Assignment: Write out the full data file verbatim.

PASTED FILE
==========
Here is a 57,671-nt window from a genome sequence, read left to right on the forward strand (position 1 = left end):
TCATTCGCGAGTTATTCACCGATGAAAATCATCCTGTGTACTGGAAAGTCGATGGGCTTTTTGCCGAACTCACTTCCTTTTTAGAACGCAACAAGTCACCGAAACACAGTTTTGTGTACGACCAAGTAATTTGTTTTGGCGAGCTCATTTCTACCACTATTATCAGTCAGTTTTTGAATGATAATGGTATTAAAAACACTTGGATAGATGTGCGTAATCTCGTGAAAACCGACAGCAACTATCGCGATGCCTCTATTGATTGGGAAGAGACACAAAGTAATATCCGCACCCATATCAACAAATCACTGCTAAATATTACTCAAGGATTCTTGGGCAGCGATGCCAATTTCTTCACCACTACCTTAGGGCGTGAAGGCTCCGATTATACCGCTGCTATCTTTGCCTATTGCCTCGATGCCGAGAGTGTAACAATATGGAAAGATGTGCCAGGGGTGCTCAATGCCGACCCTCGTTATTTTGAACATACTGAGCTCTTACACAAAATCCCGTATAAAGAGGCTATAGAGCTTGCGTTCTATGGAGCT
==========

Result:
Here is a 57,671-nt window from a genome sequence, read left to right on the forward strand (position 1 = left end):
TCATTCGCGAGTTATTCACCGATGAAAATCATCCTGTGTACTGGAAAGTCGATGGGCTTTTTGCCGAACTCACTTCCTTTTTAGAACGCAACAAGTCACCGAAACACAGTTTTGTGTACGACCAAGTAATTTGTTTTGGCGAGCTCATTTCTACCACTATTATCAGTCAGTTTTTGAATGATAATGGTATTAAAAACACTTGGATAGATGTGCGTAATCTCGTGAAAACCGACAGCAACTATCGCGATGCCTCTATTGATTGGGAAGAGACACAAAGTAATATCCGCACCCATATCAACAAATCACTGCTAAATATTACTCAAGGATTCTTGGGCAGCGATGCCAATTTCTTCACCACTACCTTAGGGCGTGAAGGCTCCGATTATACCGCTGCTATCTTTGCCTATTGCCTCGATGCCGAGAGTGTAACAATATGGAAAGATGTGCCAGGGGTGCTCAATGCCGACCCTCGTTATTTTGAACATACTGAGCTCTTACACAAAATCCCGTATAAAGAGGCTATAGAGCTTGCGTTCTATGGAGCT